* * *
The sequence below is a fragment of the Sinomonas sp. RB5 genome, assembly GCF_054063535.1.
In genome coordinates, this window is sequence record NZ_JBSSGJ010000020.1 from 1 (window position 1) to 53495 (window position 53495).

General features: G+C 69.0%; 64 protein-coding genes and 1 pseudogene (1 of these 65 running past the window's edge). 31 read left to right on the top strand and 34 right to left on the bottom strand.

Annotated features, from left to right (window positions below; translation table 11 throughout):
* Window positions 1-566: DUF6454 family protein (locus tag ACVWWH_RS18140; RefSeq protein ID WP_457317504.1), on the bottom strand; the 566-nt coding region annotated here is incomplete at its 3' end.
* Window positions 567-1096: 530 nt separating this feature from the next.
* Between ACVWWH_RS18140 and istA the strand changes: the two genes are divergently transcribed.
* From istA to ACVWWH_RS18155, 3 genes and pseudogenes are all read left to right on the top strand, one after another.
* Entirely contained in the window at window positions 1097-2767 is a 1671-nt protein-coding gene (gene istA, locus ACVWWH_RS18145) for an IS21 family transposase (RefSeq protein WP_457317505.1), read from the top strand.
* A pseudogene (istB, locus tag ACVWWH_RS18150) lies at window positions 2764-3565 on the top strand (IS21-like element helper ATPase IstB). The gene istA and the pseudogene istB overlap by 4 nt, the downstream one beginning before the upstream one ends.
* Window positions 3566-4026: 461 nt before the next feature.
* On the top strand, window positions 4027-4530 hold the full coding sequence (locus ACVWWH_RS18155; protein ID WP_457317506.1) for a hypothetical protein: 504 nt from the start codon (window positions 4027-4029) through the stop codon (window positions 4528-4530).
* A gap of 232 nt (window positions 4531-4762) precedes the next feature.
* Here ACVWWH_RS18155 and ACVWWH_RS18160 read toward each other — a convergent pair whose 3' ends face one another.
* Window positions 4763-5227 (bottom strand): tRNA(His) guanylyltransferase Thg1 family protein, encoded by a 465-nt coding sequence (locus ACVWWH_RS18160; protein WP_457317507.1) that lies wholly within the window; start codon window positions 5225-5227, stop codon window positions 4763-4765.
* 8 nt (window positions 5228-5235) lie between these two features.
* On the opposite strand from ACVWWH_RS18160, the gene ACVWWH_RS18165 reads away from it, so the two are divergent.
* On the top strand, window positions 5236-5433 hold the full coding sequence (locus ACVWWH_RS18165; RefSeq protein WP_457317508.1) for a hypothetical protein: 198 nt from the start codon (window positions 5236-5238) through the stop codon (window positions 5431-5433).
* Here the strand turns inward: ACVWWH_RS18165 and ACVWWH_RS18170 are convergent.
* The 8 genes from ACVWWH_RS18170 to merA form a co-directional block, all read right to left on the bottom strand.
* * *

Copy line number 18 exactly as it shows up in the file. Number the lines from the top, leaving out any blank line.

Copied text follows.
* On the top strand, window positions 5236-5433 hold the full coding sequence (locus ACVWWH_RS18165; RefSeq protein WP_457317508.1) for a hypothetical protein: 198 nt from the start codon (window positions 5236-5238) through the stop codon (window positions 5431-5433).